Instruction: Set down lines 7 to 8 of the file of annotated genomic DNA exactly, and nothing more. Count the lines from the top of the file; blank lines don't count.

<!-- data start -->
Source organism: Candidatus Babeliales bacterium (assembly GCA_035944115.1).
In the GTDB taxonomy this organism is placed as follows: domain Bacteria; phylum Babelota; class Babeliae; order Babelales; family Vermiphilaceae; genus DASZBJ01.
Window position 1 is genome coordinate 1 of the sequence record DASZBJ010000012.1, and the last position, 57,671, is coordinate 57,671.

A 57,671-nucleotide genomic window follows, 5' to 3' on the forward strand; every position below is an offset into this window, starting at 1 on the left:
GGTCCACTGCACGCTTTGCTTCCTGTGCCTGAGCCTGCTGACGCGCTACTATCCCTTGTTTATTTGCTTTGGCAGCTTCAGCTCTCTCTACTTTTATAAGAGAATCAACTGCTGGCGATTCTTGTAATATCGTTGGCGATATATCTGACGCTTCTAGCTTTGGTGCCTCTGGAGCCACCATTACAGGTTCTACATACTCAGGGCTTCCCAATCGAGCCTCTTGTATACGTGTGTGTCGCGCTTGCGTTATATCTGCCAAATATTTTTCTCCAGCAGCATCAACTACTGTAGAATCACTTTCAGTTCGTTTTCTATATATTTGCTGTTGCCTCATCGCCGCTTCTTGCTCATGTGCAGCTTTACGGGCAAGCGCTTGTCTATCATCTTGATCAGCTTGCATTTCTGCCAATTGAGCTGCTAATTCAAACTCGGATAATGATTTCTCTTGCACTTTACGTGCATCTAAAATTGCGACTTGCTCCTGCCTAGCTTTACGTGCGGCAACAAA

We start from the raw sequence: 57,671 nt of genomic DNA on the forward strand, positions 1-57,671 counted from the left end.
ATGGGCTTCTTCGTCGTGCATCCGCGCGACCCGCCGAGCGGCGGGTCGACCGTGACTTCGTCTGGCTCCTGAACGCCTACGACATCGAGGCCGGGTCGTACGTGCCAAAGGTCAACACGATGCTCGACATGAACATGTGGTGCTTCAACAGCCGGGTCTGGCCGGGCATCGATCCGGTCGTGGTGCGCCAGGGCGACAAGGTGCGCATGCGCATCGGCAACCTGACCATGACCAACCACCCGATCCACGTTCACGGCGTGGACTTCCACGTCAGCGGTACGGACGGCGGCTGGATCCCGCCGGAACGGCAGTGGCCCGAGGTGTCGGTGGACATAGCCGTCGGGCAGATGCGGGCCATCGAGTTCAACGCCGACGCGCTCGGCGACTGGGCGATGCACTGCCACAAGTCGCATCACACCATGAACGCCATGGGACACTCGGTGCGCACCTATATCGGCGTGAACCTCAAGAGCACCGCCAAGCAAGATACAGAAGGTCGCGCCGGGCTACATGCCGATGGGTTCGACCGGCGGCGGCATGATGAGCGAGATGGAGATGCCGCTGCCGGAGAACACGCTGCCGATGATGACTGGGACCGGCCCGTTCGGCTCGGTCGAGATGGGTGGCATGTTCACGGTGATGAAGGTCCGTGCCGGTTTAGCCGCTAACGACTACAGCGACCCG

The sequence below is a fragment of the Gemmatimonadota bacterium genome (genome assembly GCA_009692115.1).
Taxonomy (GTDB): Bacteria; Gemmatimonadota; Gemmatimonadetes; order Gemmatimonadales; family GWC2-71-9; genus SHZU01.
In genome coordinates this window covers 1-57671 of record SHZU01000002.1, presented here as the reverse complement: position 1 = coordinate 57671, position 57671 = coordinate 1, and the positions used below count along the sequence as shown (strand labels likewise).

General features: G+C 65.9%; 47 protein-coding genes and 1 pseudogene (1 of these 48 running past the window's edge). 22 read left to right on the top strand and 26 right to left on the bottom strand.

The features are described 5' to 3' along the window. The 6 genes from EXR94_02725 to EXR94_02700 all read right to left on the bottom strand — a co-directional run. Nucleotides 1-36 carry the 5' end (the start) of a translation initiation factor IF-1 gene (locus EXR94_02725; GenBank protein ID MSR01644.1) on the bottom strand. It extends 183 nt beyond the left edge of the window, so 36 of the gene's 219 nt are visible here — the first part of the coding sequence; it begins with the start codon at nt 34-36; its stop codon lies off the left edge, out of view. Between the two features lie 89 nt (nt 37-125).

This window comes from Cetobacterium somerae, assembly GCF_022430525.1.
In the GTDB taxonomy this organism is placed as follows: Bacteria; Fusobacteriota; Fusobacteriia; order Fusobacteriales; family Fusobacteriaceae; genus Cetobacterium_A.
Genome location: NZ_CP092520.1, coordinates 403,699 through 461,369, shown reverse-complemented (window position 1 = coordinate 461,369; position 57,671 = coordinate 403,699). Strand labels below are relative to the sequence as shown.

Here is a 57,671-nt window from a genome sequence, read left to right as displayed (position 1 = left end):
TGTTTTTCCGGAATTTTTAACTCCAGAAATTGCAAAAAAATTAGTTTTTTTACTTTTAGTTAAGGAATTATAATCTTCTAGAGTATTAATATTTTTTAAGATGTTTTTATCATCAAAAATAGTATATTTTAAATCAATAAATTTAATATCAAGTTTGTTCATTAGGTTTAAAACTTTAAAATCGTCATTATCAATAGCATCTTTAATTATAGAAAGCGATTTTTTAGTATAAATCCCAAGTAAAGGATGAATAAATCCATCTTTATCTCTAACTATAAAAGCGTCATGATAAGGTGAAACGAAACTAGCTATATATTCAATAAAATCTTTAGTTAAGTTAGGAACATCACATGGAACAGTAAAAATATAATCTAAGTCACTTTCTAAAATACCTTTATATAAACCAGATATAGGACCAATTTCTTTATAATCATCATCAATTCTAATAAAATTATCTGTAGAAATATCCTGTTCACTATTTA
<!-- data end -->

ATGGGCTTCTTCGTCGTGCATCCGCGCGACCCGCCGAGCGGCGGGTCGACCGTGACTTCGTCTGGCTCCTGAACGCCTACGACATCGAGGCCGGGTCGTACGTGCCAAAGGTCAACACGATGCTCGACATGAACATGTGGTGCTTCAACAGCCGGGTCTGGCCGGGCATCGATCCGGTCGTGGTGCGCCAGGGCGACAAGGTGCGCATGCGCATCGGCAACCTGACCATGACCAACCACCCGATCCACGTTCACGGCGTGGACTTCCACGTCAGCGGTACGGACGGCGGCTGGATCCCGCCGGAACGGCAGTGGCCCGAGGTGTCGGTGGACATAGCCGTCGGGCAGATGCGGGCCATCGAGTTCAACGCCGACGCGCTCGGCGACTGGGCGATGCACTGCCACAAGTCGCATCACACCATGAACGCCATGGGACACTCGGTGCGCACCTATATCGGCGTGAACCTCAAGAGCACCGCCAAGCAAGATACAGAAGGTCGCGCCGGGCTACATGCCGATGGGTTCGACCGGCGGCGGCATGATGAGCGAGATGGAGATGCCGCTGCCGGAGAACACGCTGCCGATGATGACTGGGACCGGCCCGTTCGGCTCGGTCGAGATGGGTGGCATGTTCACGGTGATGAAGGTCCGTGCCGGTTTAGCCGCTAACGACTACAGCGACCCG

The sequence below is a fragment of the Gemmatimonadota bacterium genome (genome assembly GCA_009692115.1).